This paper investigates the combustion phasing control of natural gas-diesel engines. In this study, the combustion phasing is influenced by manipulating the start and the duration of the diesel injection. Instead of using both degrees of freedom to control the center of combustion only, we propose a method that simultaneously controls the combustion phasing and minimizes the amount of diesel used. Minimizing the amount of diesel while keeping the center of combustion at a constant value is formulated as an optimization problem with an equality constraint. A combination of feedback control and extremum seeking is used to solve this optimization problem online. The necessity to separate the different time scales is discussed and a structure is proposed that facilitates this separation for this specific example. The proposed method is validated by experiments on a test bench.
Approximating Nonlinear Relationships for Optimal Operation of Natural Gas Transport Networks
Kody Kazda, Xiang Li
October 13, 2018 (v1)
Subject: Optimization
Keywords: Compressors, Fuel Cost Minimization Problem, GAMS, Matlab, Natural Gas, Optimization
Source code for the case study presented in the paper "Approximating Nonlinear Relationships for Optimal Operation of Natural Gas Transport Networks". The case study involves solving the compressor fuel cost minimization problem (FCMP) on three simple natural gas networks. For each gas network three different formulations of the FCMP are tested: a common simplified FCMP model (FCMP_S), the novel approximation FCMP model (FCMP_N) that is developed in the paper, and a partially rigorous FCMP model (FCMP_PR) that models components of the model using their most rigorous calculations where feasible. The FCMP for each of these tests was optimized using GAMS, for which the code is provided. The accuracy of each of the three models was then assessed by comparing them to a rigorous simulation. The rigorous simulation was coded in Matlab and is provided, where separate files are used to calculate the rigorous gas pressure drop along a pipeline, and the energy input required for gas compression... [more]
Understanding Continuance Usage of Natural Gas: A Theoretical Model and Empirical Evaluation
Victor Fernández-Guzmán, Edgardo R. Bravo
September 21, 2018 (v1)
Keywords: continuance usage, expectation-confirmation, Natural Gas
The adoption of natural gas increased notably last years, and there is some recognition that it improves the quality of life of inhabitants. While initial acceptance is an essential first step, the continued use is relevant to the long-term success of any technology. However, the literature on energy has focused on adoption and has devoted less attention to models that explain continuance usage. Accordingly, this study developed a model to explain continuance usage, grounded in Expectation-Confirmation Model (ECM). Unlike adoption models, confirmation of previous expectations and satisfaction with the experience of use have a relevant role in this phenomenon. Data was gathered through a questionnaire to 435 users of the service in a Latin American metropolis, and structural equations model was used for analysis. The results show that constructs of the ECM (perceived usefulness, disconfirmation, and satisfaction) influences on continuance intention. While the price impacts as expected,... [more]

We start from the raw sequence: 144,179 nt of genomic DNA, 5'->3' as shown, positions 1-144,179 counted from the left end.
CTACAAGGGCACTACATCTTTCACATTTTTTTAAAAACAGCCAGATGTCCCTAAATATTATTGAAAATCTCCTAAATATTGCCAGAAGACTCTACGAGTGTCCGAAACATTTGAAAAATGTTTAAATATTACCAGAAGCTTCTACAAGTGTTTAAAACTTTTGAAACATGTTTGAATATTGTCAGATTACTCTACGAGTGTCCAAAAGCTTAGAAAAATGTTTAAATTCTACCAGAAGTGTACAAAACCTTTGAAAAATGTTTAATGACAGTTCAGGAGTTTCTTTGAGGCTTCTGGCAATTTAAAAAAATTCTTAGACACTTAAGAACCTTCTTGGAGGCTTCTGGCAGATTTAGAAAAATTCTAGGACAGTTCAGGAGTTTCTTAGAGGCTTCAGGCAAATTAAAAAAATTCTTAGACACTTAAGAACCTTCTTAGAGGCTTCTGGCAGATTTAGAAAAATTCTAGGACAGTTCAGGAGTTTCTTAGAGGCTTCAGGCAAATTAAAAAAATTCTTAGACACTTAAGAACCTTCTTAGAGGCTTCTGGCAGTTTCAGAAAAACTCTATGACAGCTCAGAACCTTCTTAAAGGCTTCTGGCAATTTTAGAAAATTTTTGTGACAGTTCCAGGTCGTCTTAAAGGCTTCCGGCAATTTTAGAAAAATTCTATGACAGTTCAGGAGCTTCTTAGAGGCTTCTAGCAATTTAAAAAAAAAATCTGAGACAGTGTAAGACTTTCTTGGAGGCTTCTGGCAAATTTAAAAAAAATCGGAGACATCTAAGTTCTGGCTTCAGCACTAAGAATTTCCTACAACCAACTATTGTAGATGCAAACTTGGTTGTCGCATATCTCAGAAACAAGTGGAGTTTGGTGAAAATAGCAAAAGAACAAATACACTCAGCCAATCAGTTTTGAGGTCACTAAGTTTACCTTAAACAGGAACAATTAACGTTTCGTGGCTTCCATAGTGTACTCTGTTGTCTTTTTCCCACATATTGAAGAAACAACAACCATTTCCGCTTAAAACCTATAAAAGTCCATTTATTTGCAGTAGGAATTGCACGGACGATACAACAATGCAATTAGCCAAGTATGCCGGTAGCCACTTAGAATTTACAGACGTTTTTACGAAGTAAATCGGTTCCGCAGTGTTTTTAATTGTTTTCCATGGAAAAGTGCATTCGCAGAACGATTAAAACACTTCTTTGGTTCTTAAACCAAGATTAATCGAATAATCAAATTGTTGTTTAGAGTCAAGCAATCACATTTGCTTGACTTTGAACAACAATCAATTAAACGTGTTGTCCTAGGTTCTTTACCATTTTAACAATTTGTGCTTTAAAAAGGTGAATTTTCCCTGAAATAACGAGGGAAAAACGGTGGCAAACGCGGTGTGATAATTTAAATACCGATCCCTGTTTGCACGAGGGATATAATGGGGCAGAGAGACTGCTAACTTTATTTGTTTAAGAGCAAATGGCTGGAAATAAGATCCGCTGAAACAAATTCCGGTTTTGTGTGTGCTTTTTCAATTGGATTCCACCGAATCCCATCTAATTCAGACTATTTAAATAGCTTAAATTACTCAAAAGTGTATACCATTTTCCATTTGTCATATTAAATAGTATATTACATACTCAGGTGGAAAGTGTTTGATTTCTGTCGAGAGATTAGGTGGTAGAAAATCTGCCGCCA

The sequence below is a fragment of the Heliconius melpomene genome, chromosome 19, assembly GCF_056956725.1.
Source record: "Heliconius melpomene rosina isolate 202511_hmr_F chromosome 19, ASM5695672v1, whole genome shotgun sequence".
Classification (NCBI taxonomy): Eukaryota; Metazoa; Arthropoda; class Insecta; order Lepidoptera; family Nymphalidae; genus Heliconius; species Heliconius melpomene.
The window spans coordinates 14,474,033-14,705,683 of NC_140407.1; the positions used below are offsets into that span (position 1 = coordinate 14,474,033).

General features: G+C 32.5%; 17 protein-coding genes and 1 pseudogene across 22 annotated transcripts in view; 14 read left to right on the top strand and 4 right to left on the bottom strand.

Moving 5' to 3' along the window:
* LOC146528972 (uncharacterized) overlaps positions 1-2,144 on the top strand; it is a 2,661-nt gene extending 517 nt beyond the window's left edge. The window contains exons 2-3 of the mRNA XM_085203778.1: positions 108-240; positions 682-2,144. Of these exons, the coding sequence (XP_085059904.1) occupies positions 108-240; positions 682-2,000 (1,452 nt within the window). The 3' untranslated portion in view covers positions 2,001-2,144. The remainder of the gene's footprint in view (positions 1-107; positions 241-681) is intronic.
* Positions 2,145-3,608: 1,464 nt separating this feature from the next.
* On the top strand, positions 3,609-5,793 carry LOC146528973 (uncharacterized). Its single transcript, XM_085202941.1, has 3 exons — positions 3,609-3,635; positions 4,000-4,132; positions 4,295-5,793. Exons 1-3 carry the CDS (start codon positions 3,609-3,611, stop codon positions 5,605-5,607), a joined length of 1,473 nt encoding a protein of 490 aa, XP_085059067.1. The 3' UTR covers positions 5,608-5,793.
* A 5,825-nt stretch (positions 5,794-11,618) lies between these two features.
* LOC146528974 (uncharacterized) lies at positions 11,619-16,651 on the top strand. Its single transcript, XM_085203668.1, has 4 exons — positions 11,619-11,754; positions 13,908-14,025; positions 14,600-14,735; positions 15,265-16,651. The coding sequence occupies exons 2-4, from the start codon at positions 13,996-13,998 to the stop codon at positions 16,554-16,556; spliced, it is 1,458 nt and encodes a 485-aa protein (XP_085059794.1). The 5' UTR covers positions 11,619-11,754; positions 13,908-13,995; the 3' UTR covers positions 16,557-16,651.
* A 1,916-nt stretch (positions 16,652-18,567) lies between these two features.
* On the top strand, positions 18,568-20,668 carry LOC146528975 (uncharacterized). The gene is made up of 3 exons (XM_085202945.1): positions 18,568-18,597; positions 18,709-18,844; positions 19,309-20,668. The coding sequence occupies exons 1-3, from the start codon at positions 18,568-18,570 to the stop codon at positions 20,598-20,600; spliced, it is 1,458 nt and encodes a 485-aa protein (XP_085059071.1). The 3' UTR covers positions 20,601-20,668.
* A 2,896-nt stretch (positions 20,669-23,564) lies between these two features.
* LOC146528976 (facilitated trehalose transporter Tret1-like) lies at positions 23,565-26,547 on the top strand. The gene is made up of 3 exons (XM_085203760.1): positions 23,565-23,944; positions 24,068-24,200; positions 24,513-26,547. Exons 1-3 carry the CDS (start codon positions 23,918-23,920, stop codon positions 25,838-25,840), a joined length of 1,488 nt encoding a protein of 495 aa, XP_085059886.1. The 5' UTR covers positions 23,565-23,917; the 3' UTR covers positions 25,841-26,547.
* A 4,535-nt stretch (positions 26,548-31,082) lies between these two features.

Short-Term Load Forecasting of Natural Gas with Deep Neural Network Regression †
Gregory D. Merkel, Richard J. Povinelli, Ronald H. Brown
September 21, 2018 (v1)
Keywords: artificial neural networks, deep learning, Natural Gas, short term load forecasting
Deep neural networks are proposed for short-term natural gas load forecasting. Deep learning has proven to be a powerful tool for many classification problems seeing significant use in machine learning fields such as image recognition and speech processing. We provide an overview of natural gas forecasting. Next, the deep learning method, contrastive divergence is explained. We compare our proposed deep neural network method to a linear regression model and a traditional artificial neural network on 62 operating areas, each of which has at least 10 years of data. The proposed deep network outperforms traditional artificial neural networks by 9.83% weighted mean absolute percent error (WMAPE).
Combining Petroleum Coke and Natural Gas for Efficient Liquid Fuels Production
Ikenna J Okeke, Thomas A Adams II
August 28, 2018 (v1)